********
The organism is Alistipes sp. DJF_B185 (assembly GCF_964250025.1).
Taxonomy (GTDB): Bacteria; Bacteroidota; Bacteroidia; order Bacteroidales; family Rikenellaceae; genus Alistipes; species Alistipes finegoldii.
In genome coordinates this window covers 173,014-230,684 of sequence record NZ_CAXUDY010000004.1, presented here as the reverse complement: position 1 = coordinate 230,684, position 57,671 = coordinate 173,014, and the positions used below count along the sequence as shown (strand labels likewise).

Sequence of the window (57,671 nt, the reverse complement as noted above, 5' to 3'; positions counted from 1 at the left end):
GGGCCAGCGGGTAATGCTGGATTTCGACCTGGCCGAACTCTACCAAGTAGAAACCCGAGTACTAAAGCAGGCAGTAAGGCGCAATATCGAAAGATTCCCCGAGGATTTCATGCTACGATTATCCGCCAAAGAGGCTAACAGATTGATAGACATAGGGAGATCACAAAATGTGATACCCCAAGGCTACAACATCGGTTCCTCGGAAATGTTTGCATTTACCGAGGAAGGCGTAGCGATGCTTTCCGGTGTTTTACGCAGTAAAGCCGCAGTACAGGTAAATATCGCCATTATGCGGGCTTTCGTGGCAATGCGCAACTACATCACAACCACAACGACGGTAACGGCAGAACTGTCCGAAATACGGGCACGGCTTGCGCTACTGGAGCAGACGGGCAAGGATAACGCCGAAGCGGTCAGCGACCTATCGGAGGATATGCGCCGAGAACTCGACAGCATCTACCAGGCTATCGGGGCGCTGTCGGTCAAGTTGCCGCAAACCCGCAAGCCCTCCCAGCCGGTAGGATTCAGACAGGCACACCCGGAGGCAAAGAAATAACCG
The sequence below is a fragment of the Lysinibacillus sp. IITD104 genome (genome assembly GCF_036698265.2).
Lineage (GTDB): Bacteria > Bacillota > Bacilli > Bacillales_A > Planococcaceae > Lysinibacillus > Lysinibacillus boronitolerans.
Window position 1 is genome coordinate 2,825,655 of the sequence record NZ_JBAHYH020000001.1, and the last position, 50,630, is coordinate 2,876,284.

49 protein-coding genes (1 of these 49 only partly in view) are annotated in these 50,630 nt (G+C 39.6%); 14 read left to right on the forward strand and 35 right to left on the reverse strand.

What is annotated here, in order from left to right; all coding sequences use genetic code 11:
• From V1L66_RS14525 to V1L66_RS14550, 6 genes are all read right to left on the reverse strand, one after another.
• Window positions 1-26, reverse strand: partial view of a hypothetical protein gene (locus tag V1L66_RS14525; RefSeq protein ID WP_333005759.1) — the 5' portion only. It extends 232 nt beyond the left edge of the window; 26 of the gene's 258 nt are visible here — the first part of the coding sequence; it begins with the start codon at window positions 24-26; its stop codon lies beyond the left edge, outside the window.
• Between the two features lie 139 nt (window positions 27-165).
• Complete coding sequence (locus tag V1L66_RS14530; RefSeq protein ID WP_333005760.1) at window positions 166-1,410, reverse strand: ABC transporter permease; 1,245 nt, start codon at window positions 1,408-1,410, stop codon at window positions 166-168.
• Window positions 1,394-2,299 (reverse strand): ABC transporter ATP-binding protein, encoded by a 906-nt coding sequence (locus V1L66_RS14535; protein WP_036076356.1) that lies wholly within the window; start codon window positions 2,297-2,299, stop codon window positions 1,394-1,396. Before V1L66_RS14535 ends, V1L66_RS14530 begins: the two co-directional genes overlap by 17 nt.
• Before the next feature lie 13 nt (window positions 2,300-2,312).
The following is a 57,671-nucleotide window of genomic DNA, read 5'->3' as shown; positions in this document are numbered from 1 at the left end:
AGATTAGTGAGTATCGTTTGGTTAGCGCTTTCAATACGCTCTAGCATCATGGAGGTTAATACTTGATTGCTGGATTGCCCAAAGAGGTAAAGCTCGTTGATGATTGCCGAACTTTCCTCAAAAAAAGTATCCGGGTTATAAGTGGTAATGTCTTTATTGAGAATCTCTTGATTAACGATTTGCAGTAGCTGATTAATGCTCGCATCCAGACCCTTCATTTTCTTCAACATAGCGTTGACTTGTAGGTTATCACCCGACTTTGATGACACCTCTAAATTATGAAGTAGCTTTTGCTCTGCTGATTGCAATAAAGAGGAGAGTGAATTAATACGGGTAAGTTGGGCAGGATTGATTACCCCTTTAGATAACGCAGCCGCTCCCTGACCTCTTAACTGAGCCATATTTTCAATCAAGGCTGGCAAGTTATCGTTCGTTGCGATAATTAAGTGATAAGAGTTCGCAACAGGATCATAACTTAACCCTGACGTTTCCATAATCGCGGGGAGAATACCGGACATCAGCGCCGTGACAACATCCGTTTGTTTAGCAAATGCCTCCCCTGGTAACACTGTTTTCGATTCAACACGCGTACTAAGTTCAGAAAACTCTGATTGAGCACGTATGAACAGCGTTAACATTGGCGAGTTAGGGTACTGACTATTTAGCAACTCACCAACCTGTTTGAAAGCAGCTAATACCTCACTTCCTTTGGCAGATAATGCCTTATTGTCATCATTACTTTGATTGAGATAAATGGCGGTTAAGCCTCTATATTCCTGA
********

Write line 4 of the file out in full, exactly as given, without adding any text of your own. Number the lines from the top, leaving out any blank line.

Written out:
Sequence of the window (57,671 nt, the reverse complement as noted above, 5' to 3'; positions counted from 1 at the left end):